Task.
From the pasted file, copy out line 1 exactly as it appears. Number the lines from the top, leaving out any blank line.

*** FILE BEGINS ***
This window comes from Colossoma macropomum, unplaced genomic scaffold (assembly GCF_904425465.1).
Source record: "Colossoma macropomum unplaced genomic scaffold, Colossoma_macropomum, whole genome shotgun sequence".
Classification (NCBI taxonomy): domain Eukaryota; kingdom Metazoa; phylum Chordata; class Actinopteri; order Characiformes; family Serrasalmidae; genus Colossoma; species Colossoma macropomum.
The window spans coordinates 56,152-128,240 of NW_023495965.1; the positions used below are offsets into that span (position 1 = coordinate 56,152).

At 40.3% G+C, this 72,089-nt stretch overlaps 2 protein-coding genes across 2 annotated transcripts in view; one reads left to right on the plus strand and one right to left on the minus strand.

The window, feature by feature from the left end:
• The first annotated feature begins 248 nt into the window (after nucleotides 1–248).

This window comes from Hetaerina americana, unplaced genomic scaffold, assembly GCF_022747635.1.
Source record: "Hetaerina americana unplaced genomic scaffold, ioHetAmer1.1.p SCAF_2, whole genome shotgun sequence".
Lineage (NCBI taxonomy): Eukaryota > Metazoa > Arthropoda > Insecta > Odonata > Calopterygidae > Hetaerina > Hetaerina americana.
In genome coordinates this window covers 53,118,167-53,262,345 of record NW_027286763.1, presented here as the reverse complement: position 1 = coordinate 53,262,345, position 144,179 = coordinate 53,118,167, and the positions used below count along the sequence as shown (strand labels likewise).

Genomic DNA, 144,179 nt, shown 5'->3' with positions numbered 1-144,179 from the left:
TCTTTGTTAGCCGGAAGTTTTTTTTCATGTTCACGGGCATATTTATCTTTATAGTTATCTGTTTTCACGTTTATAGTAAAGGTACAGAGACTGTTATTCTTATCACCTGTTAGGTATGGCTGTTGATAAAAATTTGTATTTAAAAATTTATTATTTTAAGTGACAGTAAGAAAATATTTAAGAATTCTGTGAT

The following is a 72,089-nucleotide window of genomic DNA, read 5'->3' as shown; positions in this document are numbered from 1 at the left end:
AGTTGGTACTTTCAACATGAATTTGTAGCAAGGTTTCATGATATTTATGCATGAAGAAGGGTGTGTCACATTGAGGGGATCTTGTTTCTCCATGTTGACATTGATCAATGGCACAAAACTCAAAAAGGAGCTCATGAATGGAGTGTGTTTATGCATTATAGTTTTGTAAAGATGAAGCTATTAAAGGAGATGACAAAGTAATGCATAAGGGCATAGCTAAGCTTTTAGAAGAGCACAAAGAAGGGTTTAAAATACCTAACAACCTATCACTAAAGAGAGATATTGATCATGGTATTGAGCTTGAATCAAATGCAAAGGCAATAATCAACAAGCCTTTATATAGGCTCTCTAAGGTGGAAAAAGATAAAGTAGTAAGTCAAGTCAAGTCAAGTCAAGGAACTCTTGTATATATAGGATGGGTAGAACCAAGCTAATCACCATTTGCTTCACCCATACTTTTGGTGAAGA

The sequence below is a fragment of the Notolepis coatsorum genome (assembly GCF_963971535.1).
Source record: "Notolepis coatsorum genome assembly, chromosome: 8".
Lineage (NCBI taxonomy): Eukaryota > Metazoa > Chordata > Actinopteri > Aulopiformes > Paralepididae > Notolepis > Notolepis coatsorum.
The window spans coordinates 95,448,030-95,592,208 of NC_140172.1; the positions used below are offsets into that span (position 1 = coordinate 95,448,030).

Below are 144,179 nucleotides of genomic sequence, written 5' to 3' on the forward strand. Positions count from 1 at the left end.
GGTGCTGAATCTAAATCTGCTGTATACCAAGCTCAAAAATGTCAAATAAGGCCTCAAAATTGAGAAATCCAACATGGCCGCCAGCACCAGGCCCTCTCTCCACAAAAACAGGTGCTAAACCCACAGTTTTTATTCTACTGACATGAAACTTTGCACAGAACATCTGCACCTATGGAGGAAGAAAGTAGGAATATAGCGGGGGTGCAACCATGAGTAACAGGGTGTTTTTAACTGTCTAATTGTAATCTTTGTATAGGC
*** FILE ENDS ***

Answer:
This window comes from Colossoma macropomum, unplaced genomic scaffold (assembly GCF_904425465.1).